The Dubai-based contractor Drake & Scull International (DSI) reported a Dh936.8 million loss for 2015, blaming it on the “unprecedented measures” it had to take in the third quarter.
It was forced to make Dh984m in provisions relating to a contractual dispute in Saudi Arabia.
The company said that it had “normalised its profitability” following this, declaring a Dh14m fourth-quarter profit as revenue climbed by 27 per cent to Dh1.4 billion versus Dh1.1bn in the same period last year.
However, full-year revenue dropped by 11 per cent to Dh4.2bn from Dh4.8bn and despite winning Dh3bn worth of projects during 2015, its backlog fell by 18 per cent to Dh11.83bn from Dh14.4bn.
The company said that it would continue to pursue debts and legal claims, adding that it “expects a number of provisions to be reversed in the future”. It has also begun a cost-cutting drive, saying that it is committed to a “process of fiscal consolidation, discipline and austerity in light of the prevailing macroeconomic environment”.
DSI said: “Despite the current challenging market conditions, the underlying long-term outlook for the regional industry presents promising opportunities for DSI, particularly in the UAE. DSI retains its optimism about the prospects for its engineering business, which is expected to remain the key growth driver for DSI, with an additional promising potential for the rail sector in 2016.”
The company’s shares finished 2 per cent higher at Dh0.35 on the Dubai Financial Market yesterday, although they were 56 per cent lower than the Dh0.81 they were trading at 12 months ago.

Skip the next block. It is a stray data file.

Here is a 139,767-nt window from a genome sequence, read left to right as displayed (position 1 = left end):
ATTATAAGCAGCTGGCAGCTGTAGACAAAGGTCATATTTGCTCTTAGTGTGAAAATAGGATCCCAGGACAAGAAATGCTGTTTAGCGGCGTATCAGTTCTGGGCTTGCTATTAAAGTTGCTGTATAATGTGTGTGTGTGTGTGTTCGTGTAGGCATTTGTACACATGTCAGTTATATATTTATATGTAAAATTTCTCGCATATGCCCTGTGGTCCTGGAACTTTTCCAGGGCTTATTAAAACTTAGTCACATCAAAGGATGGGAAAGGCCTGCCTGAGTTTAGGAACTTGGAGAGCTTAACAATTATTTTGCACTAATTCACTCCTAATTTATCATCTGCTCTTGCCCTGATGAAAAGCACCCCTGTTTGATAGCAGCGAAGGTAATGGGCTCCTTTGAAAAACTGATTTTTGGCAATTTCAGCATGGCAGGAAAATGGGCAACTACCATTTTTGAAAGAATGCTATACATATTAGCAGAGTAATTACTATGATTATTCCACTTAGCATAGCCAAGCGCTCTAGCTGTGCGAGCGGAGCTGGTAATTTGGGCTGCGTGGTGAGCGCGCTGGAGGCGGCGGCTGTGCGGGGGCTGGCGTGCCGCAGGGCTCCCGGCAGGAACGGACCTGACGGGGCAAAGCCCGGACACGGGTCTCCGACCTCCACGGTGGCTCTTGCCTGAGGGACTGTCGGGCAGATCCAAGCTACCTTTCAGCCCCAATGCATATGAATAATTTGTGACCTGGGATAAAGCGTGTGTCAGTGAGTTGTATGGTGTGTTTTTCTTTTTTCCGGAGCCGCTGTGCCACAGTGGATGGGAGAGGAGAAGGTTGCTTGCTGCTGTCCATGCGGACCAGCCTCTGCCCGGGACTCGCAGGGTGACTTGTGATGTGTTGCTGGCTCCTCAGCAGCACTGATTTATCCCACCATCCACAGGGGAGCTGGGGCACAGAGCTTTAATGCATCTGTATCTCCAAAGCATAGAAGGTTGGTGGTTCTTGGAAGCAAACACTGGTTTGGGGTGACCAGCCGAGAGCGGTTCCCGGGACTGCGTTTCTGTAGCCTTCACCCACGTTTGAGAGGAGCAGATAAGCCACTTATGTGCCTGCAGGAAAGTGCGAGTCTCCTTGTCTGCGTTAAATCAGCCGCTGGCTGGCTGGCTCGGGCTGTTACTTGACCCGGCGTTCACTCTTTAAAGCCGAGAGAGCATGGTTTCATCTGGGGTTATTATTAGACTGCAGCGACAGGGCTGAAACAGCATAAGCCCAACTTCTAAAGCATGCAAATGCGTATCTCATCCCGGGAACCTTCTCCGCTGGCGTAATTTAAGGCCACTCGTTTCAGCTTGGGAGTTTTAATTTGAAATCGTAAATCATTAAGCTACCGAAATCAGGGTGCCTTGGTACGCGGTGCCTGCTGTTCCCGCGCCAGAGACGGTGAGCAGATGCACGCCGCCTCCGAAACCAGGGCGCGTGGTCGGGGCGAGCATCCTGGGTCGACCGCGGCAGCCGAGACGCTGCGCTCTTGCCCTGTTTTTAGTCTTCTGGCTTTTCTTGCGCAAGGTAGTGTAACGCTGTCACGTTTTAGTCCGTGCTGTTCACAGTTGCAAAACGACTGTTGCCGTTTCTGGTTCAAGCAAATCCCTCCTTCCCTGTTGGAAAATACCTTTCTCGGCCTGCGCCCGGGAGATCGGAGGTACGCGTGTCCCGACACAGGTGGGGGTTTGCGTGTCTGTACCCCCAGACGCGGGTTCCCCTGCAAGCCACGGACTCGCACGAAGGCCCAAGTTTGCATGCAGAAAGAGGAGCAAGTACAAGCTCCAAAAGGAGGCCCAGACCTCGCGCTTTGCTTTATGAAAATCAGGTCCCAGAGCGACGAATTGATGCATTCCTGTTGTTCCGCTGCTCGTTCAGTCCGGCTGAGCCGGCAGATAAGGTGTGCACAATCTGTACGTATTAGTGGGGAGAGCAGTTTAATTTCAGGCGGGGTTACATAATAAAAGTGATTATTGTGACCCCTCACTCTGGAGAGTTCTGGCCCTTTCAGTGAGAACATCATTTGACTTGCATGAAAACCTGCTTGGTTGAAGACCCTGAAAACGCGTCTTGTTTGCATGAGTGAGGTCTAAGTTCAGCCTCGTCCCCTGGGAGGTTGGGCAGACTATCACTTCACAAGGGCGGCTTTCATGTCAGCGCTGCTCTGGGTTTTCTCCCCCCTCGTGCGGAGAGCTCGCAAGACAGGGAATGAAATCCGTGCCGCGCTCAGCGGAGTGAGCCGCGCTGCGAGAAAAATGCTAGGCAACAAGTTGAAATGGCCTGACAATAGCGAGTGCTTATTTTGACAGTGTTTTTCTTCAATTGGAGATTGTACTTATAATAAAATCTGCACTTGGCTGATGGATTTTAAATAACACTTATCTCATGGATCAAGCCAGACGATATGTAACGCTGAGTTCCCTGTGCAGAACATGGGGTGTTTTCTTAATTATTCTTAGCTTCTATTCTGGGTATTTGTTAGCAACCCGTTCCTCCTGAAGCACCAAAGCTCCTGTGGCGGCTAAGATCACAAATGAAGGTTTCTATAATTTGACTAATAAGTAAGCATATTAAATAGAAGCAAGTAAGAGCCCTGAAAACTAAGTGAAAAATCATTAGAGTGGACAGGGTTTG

The company’s stock was downgraded to “reduce” from “hold” by HSBC last week.
Allen Sandeep, head of research at the brokerage Naeem, said that it had placed its recommendation for the company under review until it produced audited results next month that clarify a number of issues.
For instance, when announcing the third-quarter results containing the large provisions, the company said that it breached the covenants of its syndicated sukuk– a US$120m facility taken out in November 2014. It was meant to notify other lenders and to arrange to remediate the breach by December 31, 2015.
It is not yet clear whether this has been done, and Mr Sandeep said his firm’s recommendation on the stock would “await progress on negotiation with lenders/refinancing options”.
He also added that it would await an update on Drake & Scull’s working capital position. The firm’s net working capital dropped by 31 per cent in the third quarter of 2015, meaning that net working capital stood at Dh2.04bn, including trade receivables of Dh5bn.
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